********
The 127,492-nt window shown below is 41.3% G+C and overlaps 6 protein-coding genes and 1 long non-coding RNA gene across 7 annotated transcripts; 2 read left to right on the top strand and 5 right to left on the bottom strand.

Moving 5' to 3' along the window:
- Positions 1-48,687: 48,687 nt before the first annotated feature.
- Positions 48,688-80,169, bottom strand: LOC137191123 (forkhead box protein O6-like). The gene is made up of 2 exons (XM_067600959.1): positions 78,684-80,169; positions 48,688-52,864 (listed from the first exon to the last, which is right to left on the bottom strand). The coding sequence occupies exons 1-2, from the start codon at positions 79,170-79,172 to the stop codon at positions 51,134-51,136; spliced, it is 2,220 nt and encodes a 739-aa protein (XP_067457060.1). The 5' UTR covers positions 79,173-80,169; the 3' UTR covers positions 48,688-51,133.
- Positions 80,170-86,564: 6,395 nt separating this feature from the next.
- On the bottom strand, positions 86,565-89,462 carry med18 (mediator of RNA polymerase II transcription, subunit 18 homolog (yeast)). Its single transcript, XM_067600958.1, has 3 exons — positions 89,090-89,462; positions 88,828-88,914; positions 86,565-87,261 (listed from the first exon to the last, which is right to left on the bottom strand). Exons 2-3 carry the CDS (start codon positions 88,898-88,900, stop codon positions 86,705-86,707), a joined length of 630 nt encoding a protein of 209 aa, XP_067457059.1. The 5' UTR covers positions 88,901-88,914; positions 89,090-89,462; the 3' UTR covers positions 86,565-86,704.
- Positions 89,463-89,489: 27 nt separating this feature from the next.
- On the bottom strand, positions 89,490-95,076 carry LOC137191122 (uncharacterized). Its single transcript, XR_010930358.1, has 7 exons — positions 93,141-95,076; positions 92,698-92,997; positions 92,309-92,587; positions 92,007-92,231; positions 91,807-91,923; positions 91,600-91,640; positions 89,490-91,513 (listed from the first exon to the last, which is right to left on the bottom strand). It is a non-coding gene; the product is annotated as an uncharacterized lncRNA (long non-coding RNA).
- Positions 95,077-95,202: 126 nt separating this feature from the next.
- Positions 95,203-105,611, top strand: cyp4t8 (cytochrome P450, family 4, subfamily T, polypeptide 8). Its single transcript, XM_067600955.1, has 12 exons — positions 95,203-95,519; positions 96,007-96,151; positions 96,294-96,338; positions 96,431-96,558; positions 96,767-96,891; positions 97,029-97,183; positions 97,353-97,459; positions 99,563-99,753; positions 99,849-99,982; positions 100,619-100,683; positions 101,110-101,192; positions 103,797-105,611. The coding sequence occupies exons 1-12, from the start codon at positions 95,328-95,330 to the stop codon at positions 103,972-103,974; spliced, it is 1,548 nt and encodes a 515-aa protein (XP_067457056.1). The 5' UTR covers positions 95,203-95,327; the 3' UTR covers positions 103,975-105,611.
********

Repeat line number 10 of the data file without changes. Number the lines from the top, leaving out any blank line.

- Positions 95,203-105,611, top strand: cyp4t8 (cytochrome P450, family 4, subfamily T, polypeptide 8). Its single transcript, XM_067600955.1, has 12 exons — positions 95,203-95,519; positions 96,007-96,151; positions 96,294-96,338; positions 96,431-96,558; positions 96,767-96,891; positions 97,029-97,183; positions 97,353-97,459; positions 99,563-99,753; positions 99,849-99,982; positions 100,619-100,683; positions 101,110-101,192; positions 103,797-105,611. The coding sequence occupies exons 1-12, from the start codon at positions 95,328-95,330 to the stop codon at positions 103,972-103,974; spliced, it is 1,548 nt and encodes a 515-aa protein (XP_067457056.1). The 5' UTR covers positions 95,203-95,327; the 3' UTR covers positions 103,975-105,611.